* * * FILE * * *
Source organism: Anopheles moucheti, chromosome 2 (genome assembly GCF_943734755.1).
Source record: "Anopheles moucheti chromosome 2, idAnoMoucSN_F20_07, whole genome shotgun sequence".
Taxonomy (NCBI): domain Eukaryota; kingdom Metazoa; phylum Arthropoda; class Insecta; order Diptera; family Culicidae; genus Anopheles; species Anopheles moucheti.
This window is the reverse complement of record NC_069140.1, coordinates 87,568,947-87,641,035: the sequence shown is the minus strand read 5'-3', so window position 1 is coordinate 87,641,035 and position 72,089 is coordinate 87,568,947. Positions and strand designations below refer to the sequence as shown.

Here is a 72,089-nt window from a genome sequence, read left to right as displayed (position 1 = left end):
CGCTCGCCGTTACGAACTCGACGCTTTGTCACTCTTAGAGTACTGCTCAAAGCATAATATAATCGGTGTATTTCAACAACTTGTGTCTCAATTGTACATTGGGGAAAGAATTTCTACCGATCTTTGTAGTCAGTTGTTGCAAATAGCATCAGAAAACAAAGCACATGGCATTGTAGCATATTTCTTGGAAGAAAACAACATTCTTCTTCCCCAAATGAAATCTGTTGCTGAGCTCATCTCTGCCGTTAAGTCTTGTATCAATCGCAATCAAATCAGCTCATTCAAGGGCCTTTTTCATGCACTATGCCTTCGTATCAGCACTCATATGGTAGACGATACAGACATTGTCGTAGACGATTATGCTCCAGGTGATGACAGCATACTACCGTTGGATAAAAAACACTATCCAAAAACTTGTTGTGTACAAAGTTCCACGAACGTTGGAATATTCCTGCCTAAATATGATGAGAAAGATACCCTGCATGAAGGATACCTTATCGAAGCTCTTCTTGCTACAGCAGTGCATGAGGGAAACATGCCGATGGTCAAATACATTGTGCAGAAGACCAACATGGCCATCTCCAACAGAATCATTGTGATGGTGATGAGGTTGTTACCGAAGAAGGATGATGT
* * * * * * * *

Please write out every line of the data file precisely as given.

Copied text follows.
Source organism: Anopheles moucheti, chromosome 2 (genome assembly GCF_943734755.1).
Source record: "Anopheles moucheti chromosome 2, idAnoMoucSN_F20_07, whole genome shotgun sequence".
Taxonomy (NCBI): domain Eukaryota; kingdom Metazoa; phylum Arthropoda; class Insecta; order Diptera; family Culicidae; genus Anopheles; species Anopheles moucheti.
This window is the reverse complement of record NC_069140.1, coordinates 87,568,947-87,641,035: the sequence shown is the minus strand read 5'-3', so window position 1 is coordinate 87,641,035 and position 72,089 is coordinate 87,568,947. Positions and strand designations below refer to the sequence as shown.

Here is a 72,089-nt window from a genome sequence, read left to right as displayed (position 1 = left end):
CGCTCGCCGTTACGAACTCGACGCTTTGTCACTCTTAGAGTACTGCTCAAAGCATAATATAATCGGTGTATTTCAACAACTTGTGTCTCAATTGTACATTGGGGAAAGAATTTCTACCGATCTTTGTAGTCAGTTGTTGCAAATAGCATCAGAAAACAAAGCACATGGCATTGTAGCATATTTCTTGGAAGAAAACAACATTCTTCTTCCCCAAATGAAATCTGTTGCTGAGCTCATCTCTGCCGTTAAGTCTTGTATCAATCGCAATCAAATCAGCTCATTCAAGGGCCTTTTTCATGCACTATGCCTTCGTATCAGCACTCATATGGTAGACGATACAGACATTGTCGTAGACGATTATGCTCCAGGTGATGACAGCATACTACCGTTGGATAAAAAACACTATCCAAAAACTTGTTGTGTACAAAGTTCCACGAACGTTGGAATATTCCTGCCTAAATATGATGAGAAAGATACCCTGCATGAAGGATACCTTATCGAAGCTCTTCTTGCTACAGCAGTGCATGAGGGAAACATGCCGATGGTCAAATACATTGTGCAGAAGACCAACATGGCCATCTCCAACAGAATCATTGTGATGGTGATGAGGTTGTTACCGAAGAAGGATGATGT